Symptom Cause and possible solutions
Loaf collapses, or falls really flat, may have doughy, gooey streaks in slices. Bread rose too long, became over-proofed and fragile. Keep a closer eye on your bread next time, when a loaf is over-proofed it will have a stretched look on its surface. If you catch this before baking, you can knead, reform, and re-rise the loaf.
Loaf sags in the middle, slices are soggy to the bite. Dough was not aerated enough, probably had too much liquid, and did not get enough kneading. Next time, work in more flour as you knead and keep at it longer.
Loaf has good crumb, but tastes damp Bread not baked long enough. Try putting it in the oven at a slightly lower temperature and let it cook longer.
Loaf rose more on one side than the other Bread in the wrong position in the oven. Next time place a single loaf in the center of the oven so that uneven heat distribution won't upset the form and shape of the bread while it is baking. Usually if you have several loaves in the oven, evenly spaced, this problem will not occur since the flow of air around the pans will be regular.
Loaf cracked on one side during baking. This is likely to be a perfectly good loaf, even if it doesn't look perfect. This is something that at times even the best bakers can't prevent.
Bottom and side crusts are pale and soft, you have to saw the bread has to cut it. Next time remove the bread from the pan and place it on the rack or tiles in the warm oven to brown and crisp the bottom and sides, turning the loaves once, before cooling. (Also, do not ever wrap loaves in plastic before they are thoroughly cooled. This will soften the crust, and can promote mold.)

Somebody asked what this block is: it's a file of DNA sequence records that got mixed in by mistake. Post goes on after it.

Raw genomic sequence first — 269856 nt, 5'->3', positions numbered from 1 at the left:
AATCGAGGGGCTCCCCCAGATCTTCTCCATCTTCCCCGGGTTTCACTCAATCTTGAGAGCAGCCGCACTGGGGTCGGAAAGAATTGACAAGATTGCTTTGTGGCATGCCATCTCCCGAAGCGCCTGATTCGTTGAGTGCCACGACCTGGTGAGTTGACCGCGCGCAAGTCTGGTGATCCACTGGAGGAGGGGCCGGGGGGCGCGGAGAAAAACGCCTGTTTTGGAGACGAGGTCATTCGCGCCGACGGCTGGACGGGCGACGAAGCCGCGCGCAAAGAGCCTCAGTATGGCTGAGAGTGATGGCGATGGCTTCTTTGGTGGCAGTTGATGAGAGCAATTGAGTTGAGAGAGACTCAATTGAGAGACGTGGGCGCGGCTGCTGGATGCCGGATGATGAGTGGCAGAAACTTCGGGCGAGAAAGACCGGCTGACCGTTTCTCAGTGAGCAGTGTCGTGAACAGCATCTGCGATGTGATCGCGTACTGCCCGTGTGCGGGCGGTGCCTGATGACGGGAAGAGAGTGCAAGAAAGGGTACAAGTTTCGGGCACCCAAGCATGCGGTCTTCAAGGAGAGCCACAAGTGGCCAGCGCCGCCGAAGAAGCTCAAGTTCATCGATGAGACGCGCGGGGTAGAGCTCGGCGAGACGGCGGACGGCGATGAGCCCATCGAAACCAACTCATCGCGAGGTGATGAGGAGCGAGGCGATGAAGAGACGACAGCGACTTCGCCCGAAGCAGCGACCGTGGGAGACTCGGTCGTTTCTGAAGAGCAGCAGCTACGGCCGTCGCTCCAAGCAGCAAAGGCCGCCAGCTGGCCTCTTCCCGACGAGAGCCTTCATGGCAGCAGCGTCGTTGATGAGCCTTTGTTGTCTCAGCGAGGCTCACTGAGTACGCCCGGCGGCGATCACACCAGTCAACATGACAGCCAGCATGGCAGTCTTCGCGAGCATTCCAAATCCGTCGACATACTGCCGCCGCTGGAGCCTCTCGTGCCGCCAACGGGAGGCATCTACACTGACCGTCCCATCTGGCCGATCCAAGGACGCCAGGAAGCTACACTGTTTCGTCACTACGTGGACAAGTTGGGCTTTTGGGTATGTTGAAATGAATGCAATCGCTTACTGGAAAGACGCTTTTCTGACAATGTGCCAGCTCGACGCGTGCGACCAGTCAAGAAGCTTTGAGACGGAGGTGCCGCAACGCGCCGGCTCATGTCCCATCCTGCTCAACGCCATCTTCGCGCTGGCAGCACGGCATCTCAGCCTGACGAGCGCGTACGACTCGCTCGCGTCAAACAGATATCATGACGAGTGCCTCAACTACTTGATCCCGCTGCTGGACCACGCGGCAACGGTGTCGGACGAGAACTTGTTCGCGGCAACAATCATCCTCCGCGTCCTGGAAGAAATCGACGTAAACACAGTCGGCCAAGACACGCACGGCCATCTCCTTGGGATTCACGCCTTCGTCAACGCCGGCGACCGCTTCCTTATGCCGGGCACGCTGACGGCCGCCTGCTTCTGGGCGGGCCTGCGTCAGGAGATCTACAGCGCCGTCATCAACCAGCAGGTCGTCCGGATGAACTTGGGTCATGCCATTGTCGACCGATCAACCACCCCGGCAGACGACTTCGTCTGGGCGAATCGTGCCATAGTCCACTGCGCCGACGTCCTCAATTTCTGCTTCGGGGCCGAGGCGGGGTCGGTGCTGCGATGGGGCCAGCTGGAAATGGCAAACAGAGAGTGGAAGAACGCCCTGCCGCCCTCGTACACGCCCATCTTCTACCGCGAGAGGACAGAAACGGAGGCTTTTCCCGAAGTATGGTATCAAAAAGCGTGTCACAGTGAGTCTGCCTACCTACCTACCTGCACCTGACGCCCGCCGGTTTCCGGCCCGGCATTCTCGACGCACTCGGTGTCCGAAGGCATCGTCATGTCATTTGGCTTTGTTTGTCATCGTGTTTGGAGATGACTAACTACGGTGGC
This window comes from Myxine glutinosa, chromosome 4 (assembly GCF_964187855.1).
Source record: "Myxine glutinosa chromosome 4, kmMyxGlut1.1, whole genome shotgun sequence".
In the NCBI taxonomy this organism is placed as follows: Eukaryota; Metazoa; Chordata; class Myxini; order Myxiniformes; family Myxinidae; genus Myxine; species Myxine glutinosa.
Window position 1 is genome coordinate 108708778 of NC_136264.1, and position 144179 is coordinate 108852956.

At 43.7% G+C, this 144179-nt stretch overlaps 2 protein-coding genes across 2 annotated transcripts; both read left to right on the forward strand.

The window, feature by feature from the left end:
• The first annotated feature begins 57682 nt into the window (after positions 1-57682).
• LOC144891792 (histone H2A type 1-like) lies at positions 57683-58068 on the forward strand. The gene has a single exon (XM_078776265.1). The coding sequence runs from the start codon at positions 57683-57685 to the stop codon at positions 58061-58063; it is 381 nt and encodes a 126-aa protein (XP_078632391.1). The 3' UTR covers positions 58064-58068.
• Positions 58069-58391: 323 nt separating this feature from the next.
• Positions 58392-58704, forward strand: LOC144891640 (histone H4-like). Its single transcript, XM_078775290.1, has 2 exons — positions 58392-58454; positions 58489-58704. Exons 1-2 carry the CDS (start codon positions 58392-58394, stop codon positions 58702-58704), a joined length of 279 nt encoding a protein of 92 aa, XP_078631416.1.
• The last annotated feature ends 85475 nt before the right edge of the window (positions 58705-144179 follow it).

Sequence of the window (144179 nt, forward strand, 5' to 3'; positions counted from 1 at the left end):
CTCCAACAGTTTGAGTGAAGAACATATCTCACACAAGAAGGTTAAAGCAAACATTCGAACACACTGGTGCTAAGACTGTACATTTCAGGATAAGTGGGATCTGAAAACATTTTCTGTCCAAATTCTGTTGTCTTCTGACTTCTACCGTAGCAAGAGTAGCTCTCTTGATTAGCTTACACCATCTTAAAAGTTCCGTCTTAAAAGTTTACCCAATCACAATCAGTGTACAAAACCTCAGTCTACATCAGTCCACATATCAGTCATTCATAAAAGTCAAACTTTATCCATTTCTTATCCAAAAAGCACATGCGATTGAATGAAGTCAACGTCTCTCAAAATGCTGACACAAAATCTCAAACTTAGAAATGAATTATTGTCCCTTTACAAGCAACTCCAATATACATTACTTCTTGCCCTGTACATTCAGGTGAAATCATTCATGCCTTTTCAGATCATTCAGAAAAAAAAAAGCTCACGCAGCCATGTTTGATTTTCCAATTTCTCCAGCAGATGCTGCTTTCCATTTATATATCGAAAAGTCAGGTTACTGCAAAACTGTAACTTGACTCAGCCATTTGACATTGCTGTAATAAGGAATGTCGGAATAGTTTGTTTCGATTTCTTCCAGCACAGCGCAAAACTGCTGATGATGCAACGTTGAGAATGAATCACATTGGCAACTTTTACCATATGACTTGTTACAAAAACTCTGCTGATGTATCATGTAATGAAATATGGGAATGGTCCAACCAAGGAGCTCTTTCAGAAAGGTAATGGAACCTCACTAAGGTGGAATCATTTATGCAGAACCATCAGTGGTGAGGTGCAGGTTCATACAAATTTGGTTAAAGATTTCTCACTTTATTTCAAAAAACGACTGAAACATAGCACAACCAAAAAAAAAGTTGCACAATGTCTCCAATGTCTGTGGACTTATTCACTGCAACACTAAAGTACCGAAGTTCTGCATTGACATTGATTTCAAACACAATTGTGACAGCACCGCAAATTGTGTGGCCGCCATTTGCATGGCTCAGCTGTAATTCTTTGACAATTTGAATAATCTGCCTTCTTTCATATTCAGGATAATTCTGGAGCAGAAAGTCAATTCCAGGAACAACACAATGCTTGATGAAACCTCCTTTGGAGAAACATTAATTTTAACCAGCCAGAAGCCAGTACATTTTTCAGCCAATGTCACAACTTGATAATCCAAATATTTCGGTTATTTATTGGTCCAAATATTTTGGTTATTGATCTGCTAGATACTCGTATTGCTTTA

Bread has mushroomed, with a deep indentation around the bottom. Loaf broke away from the bottom crust, usually caused by too much dough into too small a pan, putting a free-form loaf into an oven that was too hot at first, causing the bottom to cook too fast and break away. Either way, you'll have an uneven slice, denser at the bottom than the top, but the bread will still be enjoyable.
A free-form loaf spread too much as it was rising. The dough was too soft. Free-form loaves must be quite firm when shaped. Next time, add more flour, use a ring to contain the dough, or let it rise in a basket.
Top crust separates from the rest of the bread. This can have a number of causes. The most likely is a poorly formed loaf, allowing oven heat to cause instant aeration when put in the oven. Look at alternate loaf forming techniques. Over-proofing can cause this, so don't let the bread rise quite so long in the future. Too stiff dough, insufficient rising time, or the dough drying out and forming a crust during rising. This can also happen if you freeze the bread to store it for a while.